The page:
Interestingly, Roku founder Anthony Wood, a former Netflix executive who helped launch the SVOD market in 2007 with a branded Netflix streaming player, saw his personal wealth reach $7 billion in 2020, due to the company’s stock skyrocketing 165% this year.

Hastings’ sell-off mirrors other Netflix corporate executives looking to exercise stock options before the end of the fiscal year for tax purposes. Interestingly, Sarandos has mostly acquired shares of the streamer in recent months. Netflix has a market capitalization approaching $230 billion.


Reed Hastings: Pandemic Video Trends Not Relevant to Real World

When Netflix failed to meet its own subscriber growth projections in the third quarter, ended Sept. 30, co-CEO Reed Hastings shrugged off the shortcoming as inconsequential “forecast noise.” Speaking Oct. 20 on the fiscal webcast, the co-founder of the SVOD behemoth contends the service’s 195 million global subs is a statistical force to be reckoned with going forward.

“We’ve been doing high 20s [in terms of millions of net adds per year] for four years,” Hastings said. “And this year on guidance for 34 million, so [we’re] setting all kinds of records.”

Hastings said the pull-through in outsized sub growth in 2020 due to the coronavirus pandemic into 2021 would be relatively modest, around 5 million to 6 million subs. He said factors such as how much the quality of the service and word-of-mouth increases affects sub growth as well.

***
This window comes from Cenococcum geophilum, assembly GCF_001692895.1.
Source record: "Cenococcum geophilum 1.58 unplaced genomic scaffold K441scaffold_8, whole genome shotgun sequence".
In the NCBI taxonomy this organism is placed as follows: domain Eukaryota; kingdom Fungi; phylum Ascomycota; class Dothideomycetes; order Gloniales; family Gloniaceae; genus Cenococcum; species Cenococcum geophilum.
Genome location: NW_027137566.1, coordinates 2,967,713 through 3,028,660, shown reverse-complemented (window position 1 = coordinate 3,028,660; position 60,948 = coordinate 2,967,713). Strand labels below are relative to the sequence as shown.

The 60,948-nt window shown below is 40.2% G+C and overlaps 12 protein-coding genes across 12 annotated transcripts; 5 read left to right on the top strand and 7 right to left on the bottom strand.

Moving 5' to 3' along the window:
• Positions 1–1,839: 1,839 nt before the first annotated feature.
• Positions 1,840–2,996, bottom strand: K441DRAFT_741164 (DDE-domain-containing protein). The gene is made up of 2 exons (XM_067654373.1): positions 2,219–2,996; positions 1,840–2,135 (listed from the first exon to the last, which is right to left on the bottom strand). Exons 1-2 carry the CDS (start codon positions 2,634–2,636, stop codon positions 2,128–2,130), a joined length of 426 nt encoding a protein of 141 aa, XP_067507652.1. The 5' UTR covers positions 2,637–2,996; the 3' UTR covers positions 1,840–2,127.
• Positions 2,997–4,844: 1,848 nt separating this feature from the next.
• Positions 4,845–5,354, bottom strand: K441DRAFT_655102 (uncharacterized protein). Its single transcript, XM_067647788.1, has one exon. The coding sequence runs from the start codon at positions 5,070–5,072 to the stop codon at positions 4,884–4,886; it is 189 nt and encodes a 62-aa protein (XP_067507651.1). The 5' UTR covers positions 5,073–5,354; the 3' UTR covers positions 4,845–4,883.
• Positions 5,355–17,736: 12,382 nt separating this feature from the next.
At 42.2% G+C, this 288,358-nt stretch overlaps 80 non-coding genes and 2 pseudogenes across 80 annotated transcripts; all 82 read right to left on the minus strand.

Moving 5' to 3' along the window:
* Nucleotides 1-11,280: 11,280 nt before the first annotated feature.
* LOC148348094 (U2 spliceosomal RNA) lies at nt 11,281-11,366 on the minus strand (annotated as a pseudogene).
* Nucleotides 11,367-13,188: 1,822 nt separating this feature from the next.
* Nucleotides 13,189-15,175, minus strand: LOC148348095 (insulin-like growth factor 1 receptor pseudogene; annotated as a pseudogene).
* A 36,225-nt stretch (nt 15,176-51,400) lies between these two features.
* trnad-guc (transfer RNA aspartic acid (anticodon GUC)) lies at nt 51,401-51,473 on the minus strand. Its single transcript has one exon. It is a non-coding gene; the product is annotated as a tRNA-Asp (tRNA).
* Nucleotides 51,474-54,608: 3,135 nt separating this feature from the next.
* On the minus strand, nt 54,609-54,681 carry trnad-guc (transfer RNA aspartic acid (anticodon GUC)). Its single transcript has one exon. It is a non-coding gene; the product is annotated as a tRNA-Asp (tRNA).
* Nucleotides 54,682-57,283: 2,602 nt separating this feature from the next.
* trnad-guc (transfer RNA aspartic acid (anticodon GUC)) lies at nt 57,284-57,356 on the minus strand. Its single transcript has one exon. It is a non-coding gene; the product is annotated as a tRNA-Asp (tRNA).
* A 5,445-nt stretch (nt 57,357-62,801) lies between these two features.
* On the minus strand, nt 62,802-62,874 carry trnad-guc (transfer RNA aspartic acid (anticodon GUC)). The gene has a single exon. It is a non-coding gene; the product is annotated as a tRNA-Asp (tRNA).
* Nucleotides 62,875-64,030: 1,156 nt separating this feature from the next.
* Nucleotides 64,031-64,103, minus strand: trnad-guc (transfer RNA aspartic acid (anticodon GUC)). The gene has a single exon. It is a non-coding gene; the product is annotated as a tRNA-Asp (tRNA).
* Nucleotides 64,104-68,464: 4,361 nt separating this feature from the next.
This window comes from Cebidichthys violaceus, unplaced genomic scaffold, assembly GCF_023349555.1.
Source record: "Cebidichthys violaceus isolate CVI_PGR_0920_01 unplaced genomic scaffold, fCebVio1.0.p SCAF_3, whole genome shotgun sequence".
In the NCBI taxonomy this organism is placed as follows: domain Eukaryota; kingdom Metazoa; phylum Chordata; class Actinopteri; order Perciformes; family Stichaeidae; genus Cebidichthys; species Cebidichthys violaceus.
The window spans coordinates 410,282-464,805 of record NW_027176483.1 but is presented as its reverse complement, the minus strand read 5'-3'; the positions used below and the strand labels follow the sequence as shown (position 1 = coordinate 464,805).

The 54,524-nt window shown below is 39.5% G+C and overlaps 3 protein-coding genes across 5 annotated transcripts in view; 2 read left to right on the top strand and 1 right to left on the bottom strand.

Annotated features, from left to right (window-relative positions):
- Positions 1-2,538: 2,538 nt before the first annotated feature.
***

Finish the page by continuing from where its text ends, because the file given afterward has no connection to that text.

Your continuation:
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“Our growth sort of seesaws around that number depending on the particular conditions going on in that quarter, but year-after-year, it’s fundamentally followed that improvement in the service growth curve,” Hastings said.

The executive downplayed the pandemic significance on OTT video as a one-time phenomena with a “minor background effect” on the distribution channel. Hastings said Netflix competes against a wide range of distractions, including social media, TikTok, YouTube and Fortnite, among others. He said user engagement, subscriber churn and related trends on the service are similar to what management expected a year ago.

“There was temporary learning when there’s no [live] sports, but it’s like, well, it’s not really that interesting finding because it’s just not relevant to the [non-pandemic] world,” Hastings said. “Now we’re back in a world with partial [TV] sports and that’s fine and we’re [still] growing.